Loeb questions WRX move to Silverstone

Motorsport News

Nine-time WRC champion Sébastien Loeb and 2017 WRX winner Johan Kristoffersson voice their opinions on the British WRX round

Sébastien Loeb criticised the new World Rallycross track at Silverstone and compared it unfavourably to Lydden Hill, which was replaced by the British Formula 1 Grand Prix venue for the 2018 WRX season.

“Lydden Hill is much better,” said Loeb after testing the new Silverstone circuit in March. “Silverstone a small track, and not a fast, flowing track like Lydden Hill.

“I don’t take part in discussions regarding the calendar,” he said. “I do what I have to do, it’s not really my job to say otherwise. If we have to drive here, we come and drive here.

“But for sure, the Silverstone track is not as nice as Lydden Hill.”

Johan Kristoffersson, 2017 WRX champion, explained why Lydden Hill would be missed, but praised Silverstone’s approach to hosting a WRX round.

“Lydden Hill is a much faster-flowing track with high grip. Silverstone, on the other hand, is tricky, technical and low-grip.

“Track-wise I actually don’t- it doesn’t matter,” he continued. “It’s the competition itself that matters, and we need events like this in a growing sport, with more capacity for spectators.”

Silverstone transformed its round to a full festival, with camping tickets available over the weekend and artists performing at the end of each day such as Dizzee Rascal, Lethal Bizzle and Basement Jaxx.

“You really notice now that more young people are finding out and getting engaged in the motor sport, and especially the social media side of things,” added Kristoffersson.


Nine-time World Rally champion Loeb agreed, saying that the popularity of WRX was increasing. “It’s still not like the WRC,” he said, “but it’s a nice discipline and I enjoy it. It’ll be an exciting show for the spectators too.”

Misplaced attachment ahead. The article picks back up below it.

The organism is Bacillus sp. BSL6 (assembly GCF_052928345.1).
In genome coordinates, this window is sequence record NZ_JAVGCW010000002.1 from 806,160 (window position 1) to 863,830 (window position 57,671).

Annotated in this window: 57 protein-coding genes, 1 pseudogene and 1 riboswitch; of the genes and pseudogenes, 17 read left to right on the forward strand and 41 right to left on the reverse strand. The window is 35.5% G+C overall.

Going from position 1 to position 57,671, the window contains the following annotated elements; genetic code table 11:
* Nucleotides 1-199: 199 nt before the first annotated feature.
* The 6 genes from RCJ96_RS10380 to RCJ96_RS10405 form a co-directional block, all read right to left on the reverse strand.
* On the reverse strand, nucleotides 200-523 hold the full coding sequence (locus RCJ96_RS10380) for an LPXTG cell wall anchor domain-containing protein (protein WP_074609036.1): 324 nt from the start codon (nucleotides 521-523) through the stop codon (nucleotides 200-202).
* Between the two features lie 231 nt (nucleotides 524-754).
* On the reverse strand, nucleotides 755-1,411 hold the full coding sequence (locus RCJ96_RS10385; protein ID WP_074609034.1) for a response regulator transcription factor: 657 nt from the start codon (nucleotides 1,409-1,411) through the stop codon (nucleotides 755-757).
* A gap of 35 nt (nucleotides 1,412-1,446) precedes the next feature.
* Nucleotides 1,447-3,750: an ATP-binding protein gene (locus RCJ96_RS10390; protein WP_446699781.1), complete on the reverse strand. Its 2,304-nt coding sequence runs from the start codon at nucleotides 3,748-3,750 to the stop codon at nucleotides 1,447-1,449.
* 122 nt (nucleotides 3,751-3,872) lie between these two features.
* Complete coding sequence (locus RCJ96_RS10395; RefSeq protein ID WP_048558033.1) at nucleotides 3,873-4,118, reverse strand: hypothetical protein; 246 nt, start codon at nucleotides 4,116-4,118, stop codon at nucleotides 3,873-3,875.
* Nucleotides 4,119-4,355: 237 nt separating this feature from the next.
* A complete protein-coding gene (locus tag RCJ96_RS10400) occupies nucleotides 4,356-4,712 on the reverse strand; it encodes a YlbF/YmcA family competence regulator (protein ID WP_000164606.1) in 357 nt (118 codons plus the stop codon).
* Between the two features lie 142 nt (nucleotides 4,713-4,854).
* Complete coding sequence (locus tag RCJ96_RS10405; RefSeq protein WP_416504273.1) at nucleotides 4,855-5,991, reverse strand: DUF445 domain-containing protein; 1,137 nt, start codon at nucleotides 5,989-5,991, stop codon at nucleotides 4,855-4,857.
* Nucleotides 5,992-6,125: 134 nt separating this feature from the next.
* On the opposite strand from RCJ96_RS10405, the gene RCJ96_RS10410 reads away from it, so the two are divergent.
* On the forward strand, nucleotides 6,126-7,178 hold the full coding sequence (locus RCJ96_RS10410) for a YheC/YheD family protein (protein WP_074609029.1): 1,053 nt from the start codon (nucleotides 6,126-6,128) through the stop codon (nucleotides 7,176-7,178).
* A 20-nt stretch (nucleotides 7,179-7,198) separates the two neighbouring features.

The 44-year-old, who stepped away from full-time WRC competition in 2012, explained that a 10th title isn’t on his mind, even though he will have competed in three rallies by the end of the year: Mexico, France and Spain.

“I don’t miss WRC,” he said. “I don’t want to do a full season. I wouldn’t like to be involved in a full season. When I stopped I knew why I did. I wouldn’t go back full-time – just for a few races, but not with the same investment.

“I’m fine with the WRX, doing it seriously and the three rallies around that. Corsica was the French rally and I had to check what was possible around WRX. I didn’t want to make the middle of my season busy, either, so for that I chose the two rallies before the season and Spain at the end of the season, which I liked. “

Not only is a 10th WRC title out of the question, Loeb is keen to avoid talk about retirement.

“It’s really hard to stop racing. You need to have free time – there are other things in your life than just driving – I have my wife and daughter, who I try and see as much as possible. 

“But doing WRX is easier than the WRC. You don’t spend all the week racing or in recce, you sit here, discuss things with your friends between races and I enjoy it.”

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